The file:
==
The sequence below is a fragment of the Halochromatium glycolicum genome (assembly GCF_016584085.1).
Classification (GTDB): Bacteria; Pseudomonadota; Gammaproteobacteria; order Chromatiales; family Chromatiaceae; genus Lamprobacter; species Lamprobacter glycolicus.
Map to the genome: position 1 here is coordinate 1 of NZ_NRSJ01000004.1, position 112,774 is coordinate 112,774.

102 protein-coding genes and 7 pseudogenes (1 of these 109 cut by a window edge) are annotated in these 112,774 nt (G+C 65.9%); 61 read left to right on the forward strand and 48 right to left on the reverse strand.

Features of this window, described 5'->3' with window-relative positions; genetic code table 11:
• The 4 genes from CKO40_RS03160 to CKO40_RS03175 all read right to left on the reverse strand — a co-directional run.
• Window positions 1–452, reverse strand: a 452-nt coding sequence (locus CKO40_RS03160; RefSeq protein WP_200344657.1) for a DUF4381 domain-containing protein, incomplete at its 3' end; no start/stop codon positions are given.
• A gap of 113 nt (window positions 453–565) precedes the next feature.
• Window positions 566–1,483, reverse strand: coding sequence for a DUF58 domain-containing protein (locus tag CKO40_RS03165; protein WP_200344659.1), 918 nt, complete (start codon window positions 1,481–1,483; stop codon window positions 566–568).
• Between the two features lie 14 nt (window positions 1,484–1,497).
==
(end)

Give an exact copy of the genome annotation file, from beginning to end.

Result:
The sequence below is a fragment of the Halochromatium glycolicum genome (assembly GCF_016584085.1).
Classification (GTDB): Bacteria; Pseudomonadota; Gammaproteobacteria; order Chromatiales; family Chromatiaceae; genus Lamprobacter; species Lamprobacter glycolicus.
Map to the genome: position 1 here is coordinate 1 of NZ_NRSJ01000004.1, position 112,774 is coordinate 112,774.

102 protein-coding genes and 7 pseudogenes (1 of these 109 cut by a window edge) are annotated in these 112,774 nt (G+C 65.9%); 61 read left to right on the forward strand and 48 right to left on the reverse strand.

Features of this window, described 5'->3' with window-relative positions; genetic code table 11:
• The 4 genes from CKO40_RS03160 to CKO40_RS03175 all read right to left on the reverse strand — a co-directional run.
• Window positions 1–452, reverse strand: a 452-nt coding sequence (locus CKO40_RS03160; RefSeq protein WP_200344657.1) for a DUF4381 domain-containing protein, incomplete at its 3' end; no start/stop codon positions are given.
• A gap of 113 nt (window positions 453–565) precedes the next feature.
• Window positions 566–1,483, reverse strand: coding sequence for a DUF58 domain-containing protein (locus tag CKO40_RS03165; protein WP_200344659.1), 918 nt, complete (start codon window positions 1,481–1,483; stop codon window positions 566–568).
• Between the two features lie 14 nt (window positions 1,484–1,497).